Goldman, Morgan Stanley and JPMorgan had the ratings on their long-term senior unsecured debt lowered one notch to Baa1, Baa2 and A3, respectively, Moody's said on Thursday. The credit ratings on the three banks' subordinated debt were also cut by one notch.
The review by the second-largest rating agency, in terms of market share, follows a similar statement from rival Standard & Poor's in June, and comes as governments attempt to avoid a repeat of the bailouts of the credit crisis era.
Wall Street reforms under the Dodd-Frank Act forbid the use of taxpayer money to save a failing bank and require the creation of a resolution authority to wind down institutions once they get into trouble, imposing losses on creditors in the process.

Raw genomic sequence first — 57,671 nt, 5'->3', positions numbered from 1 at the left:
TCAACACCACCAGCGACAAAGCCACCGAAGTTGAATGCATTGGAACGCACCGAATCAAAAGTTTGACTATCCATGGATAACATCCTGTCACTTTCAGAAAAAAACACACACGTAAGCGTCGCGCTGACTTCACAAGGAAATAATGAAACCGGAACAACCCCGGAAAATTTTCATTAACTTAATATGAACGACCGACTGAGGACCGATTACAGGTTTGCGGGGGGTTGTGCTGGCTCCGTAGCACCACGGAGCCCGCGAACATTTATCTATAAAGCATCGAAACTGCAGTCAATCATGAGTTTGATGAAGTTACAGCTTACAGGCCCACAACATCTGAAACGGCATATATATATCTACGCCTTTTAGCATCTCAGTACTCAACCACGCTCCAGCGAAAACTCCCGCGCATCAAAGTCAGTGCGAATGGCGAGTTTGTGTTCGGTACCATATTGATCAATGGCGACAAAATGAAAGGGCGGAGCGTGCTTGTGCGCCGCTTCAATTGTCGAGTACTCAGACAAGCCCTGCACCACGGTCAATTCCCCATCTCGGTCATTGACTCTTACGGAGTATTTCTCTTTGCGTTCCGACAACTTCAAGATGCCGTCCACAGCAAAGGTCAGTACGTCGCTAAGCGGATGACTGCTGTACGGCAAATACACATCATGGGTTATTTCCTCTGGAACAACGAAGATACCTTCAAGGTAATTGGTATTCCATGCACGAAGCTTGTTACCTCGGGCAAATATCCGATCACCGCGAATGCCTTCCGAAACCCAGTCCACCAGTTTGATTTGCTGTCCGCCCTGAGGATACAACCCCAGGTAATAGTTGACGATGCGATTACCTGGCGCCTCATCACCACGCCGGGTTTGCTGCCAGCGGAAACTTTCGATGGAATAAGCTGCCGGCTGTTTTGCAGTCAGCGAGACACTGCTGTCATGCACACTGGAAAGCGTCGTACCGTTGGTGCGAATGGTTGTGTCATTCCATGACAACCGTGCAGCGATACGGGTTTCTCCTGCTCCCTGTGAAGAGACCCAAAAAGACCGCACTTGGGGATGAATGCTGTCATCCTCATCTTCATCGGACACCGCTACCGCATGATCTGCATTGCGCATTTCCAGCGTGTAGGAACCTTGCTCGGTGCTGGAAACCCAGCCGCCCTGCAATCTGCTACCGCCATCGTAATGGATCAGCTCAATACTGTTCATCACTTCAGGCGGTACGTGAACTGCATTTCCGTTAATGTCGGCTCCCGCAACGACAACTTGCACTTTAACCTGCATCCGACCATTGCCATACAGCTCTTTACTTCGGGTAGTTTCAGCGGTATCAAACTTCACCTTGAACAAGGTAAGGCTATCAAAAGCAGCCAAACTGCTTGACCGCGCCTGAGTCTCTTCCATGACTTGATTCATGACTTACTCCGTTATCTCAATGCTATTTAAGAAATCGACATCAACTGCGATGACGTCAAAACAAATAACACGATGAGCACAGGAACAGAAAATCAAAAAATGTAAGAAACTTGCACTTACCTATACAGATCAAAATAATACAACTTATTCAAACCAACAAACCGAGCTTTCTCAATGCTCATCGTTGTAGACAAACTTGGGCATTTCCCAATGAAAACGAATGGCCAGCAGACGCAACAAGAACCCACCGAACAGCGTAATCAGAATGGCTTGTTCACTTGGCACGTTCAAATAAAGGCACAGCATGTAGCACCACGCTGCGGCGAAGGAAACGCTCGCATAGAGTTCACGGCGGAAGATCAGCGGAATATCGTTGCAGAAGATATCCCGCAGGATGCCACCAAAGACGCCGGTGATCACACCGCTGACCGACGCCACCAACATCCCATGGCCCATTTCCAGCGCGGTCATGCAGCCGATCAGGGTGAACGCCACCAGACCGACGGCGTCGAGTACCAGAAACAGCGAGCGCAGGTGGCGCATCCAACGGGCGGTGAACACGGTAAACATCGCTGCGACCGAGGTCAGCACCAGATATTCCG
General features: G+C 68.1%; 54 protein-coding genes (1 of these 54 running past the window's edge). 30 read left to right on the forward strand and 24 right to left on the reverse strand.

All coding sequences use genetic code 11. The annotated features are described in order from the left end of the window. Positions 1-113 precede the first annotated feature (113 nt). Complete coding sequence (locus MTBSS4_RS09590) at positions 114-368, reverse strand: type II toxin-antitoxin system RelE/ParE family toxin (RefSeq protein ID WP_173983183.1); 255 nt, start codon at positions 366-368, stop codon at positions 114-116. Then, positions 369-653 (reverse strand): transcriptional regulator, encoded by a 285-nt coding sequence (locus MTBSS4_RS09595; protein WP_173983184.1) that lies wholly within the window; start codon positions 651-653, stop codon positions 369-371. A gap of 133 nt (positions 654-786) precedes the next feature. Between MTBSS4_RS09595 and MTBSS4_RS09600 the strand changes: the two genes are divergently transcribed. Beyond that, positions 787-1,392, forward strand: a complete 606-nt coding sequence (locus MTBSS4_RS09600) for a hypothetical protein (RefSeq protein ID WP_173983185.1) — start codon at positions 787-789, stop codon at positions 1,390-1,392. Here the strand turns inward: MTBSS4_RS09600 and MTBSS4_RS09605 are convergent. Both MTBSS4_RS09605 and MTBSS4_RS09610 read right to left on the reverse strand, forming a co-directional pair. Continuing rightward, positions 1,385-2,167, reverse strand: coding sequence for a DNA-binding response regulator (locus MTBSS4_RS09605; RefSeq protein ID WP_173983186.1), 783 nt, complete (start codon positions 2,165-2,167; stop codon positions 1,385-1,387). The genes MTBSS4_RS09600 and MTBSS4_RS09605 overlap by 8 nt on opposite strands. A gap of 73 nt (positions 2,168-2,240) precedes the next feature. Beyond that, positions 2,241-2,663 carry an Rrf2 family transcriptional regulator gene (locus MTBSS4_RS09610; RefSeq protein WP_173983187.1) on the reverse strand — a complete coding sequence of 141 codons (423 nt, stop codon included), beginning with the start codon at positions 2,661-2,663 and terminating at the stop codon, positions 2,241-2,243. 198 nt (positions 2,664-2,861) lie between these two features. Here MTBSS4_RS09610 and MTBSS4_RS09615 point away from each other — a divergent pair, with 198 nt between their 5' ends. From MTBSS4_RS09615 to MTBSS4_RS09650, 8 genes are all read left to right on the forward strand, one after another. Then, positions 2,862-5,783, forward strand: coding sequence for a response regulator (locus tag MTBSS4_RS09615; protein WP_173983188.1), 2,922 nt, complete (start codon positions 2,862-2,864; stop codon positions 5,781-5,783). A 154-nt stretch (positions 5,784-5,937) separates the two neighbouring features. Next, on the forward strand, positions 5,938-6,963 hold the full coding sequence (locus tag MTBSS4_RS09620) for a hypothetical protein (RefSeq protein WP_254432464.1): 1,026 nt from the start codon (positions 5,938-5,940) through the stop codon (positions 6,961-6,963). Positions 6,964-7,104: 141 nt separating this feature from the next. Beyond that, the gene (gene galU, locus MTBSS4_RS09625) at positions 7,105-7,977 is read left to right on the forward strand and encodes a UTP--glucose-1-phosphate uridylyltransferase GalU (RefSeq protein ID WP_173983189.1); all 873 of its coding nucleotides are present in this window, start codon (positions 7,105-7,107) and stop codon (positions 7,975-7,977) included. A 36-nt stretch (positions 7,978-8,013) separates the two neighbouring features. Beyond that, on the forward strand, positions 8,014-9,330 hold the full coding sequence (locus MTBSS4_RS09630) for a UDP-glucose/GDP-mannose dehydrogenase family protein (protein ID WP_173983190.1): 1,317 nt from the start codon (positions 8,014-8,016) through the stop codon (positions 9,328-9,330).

"We believe that U.S. bank regulators have made substantive progress in establishing a credible framework to resolve a large, failing bank," said Robert Young at Moody's. "Rather than relying on public funds to bailout one of these institutions, we expect that bank holding company creditors will be bailed-in and thereby shoulder much of the burden to help recapitalise a failing bank." Read more >>